Date of Award

Spring 2010

Document Type

Thesis

Degree Name

Master of Science (MS)

Department

Dentistry

First Advisor

Dawei Liu

Second Advisor

T. Gerard Bradley

Third Advisor

Jose Bosio, Jeff Toth

Abstract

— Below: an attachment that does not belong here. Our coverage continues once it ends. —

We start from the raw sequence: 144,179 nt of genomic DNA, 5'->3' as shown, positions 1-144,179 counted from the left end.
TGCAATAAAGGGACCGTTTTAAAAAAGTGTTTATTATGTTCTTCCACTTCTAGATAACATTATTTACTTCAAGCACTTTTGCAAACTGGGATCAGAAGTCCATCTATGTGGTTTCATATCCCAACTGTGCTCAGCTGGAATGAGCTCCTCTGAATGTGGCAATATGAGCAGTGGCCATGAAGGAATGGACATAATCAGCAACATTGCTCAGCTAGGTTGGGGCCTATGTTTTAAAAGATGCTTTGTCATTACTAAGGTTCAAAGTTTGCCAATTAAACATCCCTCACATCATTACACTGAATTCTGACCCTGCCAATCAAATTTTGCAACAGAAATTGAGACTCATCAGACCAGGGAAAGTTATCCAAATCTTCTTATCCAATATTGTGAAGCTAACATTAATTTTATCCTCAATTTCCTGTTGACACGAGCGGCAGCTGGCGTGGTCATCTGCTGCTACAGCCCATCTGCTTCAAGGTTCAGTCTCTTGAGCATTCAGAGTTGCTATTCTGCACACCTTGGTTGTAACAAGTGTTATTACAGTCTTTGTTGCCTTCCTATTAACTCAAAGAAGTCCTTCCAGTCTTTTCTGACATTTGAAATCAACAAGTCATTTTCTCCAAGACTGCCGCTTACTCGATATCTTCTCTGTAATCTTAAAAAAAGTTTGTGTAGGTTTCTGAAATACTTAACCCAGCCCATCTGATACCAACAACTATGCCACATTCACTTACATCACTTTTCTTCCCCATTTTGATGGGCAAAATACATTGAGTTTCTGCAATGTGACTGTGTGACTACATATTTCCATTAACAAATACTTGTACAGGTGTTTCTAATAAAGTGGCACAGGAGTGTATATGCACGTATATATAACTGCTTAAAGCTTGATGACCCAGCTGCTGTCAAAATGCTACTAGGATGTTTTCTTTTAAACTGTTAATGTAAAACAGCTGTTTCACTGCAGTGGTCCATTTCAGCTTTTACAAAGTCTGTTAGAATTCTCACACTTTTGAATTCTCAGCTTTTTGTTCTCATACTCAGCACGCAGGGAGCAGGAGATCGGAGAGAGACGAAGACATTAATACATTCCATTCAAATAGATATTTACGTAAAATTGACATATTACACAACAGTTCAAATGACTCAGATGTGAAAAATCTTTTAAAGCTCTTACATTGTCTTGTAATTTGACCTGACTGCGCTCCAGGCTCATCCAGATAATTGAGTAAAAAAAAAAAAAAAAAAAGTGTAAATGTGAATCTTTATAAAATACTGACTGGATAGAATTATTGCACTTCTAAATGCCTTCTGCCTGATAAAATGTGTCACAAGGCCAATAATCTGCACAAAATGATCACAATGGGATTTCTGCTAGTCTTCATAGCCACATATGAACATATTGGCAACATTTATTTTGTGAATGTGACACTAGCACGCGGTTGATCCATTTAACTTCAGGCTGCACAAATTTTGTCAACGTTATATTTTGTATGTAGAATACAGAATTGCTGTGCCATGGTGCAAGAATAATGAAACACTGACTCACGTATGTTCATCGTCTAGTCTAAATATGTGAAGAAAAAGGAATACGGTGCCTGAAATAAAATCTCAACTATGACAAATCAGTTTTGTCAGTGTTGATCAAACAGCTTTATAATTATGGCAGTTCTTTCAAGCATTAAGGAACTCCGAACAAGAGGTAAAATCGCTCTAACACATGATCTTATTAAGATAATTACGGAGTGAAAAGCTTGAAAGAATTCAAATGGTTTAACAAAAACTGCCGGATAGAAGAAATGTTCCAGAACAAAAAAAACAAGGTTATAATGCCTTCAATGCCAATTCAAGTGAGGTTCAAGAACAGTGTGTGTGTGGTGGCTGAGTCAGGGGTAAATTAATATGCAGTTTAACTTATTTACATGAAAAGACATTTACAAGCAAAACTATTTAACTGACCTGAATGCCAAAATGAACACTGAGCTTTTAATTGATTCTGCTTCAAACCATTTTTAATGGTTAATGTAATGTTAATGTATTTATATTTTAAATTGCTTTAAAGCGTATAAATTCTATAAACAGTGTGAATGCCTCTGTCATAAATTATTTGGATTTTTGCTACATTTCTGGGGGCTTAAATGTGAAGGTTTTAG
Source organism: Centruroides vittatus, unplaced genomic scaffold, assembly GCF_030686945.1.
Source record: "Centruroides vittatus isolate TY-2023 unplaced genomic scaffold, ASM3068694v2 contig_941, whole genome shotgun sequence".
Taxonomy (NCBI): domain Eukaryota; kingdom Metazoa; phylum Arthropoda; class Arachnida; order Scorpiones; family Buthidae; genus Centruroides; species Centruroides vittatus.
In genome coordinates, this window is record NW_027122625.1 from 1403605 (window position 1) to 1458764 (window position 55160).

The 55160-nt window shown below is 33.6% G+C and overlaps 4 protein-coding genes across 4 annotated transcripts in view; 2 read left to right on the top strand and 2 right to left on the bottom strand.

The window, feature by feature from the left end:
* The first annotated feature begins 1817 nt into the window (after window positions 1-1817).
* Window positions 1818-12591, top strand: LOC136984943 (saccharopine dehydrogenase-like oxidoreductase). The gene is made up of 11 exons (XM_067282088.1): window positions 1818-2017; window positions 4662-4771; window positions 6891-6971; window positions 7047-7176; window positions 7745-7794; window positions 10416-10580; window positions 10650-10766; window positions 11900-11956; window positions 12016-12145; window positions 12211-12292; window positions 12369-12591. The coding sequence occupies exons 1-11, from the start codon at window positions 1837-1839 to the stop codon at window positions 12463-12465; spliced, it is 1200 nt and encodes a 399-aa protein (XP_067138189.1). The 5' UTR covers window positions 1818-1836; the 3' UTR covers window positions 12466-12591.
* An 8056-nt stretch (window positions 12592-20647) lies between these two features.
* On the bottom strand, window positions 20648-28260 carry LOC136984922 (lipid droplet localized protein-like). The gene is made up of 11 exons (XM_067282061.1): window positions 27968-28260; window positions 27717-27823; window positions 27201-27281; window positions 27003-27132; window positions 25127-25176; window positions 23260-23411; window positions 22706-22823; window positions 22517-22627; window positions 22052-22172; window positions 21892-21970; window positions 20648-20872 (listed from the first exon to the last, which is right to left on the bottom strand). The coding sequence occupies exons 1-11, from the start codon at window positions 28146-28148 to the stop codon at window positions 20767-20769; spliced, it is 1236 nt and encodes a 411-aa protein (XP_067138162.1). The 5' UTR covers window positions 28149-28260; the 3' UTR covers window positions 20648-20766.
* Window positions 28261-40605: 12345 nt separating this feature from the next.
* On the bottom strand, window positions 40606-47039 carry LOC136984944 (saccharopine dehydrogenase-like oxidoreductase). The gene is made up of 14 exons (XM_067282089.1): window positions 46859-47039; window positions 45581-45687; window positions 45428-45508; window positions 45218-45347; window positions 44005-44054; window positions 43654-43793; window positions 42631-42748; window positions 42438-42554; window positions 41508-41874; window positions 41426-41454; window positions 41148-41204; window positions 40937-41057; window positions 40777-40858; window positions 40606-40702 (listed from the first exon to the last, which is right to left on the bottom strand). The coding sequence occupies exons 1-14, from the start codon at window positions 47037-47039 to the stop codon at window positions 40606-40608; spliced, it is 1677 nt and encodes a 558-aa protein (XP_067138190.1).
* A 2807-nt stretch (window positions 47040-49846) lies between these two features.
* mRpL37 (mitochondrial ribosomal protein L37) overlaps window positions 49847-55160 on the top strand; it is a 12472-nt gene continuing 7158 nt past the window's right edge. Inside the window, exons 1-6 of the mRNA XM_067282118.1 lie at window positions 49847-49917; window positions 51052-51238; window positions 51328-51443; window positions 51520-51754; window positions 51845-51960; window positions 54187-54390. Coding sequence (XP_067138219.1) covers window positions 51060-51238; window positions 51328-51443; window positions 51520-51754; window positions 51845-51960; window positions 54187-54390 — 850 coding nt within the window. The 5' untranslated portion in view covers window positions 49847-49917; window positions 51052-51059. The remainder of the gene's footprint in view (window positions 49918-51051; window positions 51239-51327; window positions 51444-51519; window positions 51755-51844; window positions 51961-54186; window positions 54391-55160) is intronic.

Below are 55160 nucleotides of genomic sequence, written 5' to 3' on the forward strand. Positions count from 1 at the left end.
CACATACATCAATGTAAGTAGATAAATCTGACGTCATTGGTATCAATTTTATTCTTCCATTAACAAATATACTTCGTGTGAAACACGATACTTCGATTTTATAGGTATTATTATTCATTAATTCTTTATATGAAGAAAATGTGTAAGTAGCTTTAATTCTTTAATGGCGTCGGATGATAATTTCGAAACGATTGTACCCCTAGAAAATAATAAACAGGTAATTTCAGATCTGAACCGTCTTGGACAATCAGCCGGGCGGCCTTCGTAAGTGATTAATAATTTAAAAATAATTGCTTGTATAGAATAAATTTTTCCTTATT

Purpose: The purpose of this study was to use micro CT to evaluate the effect of mechanical vibration on orthodontic tooth movement (OTM) in mice. Materials and Methods: Thirty-six mice (C57BL/6, 20 weeks old, male) were randomly divided into four groups: spring/vibration (SV), spring only (S), vibration only (V), control (C). A nickel-titanium (NiTi) spring was fabricated and inserted bilaterally between the maxillary 1st molars, delivering an initial force of 20 grams. From day 0, mechanical vibration (4Hz frequency, 20micron displacement, 5 min per session duration) was applied to the left maxillary 1st molar every three days for 3 weeks (21 days). Following the completion of the experiment, animals were euthanized and the harvested maxillae were evaluated by micro CT analysis. Various variables (5 on coronal view and 6 on axial view) were defined and measured on the micro CT images. One way ANOVA with Dunnett's post hoc was employed to determine the statistical significance of differences between the vibrated and non-vibrated sides, and among the treatment groups (p value set at 0.05). Results: Significant orthodontic tooth movement was observed in the spring and spring/vibration groups versus the control and vibration alone groups (p<0.05). Differences between spring and spring/vibration groups as targeted were not identified statistically however an overall tendency was observed demonstrating that the vibrated side had increased OTM when compared to its contra-lateral non-vibrated side in the spring/vibration group. Conclusion: Micro CT can be used to evaluate orthodontic tooth movement in mice, which however requires improvement to further study the effect of mechanical vibration on orthodontic tooth movement.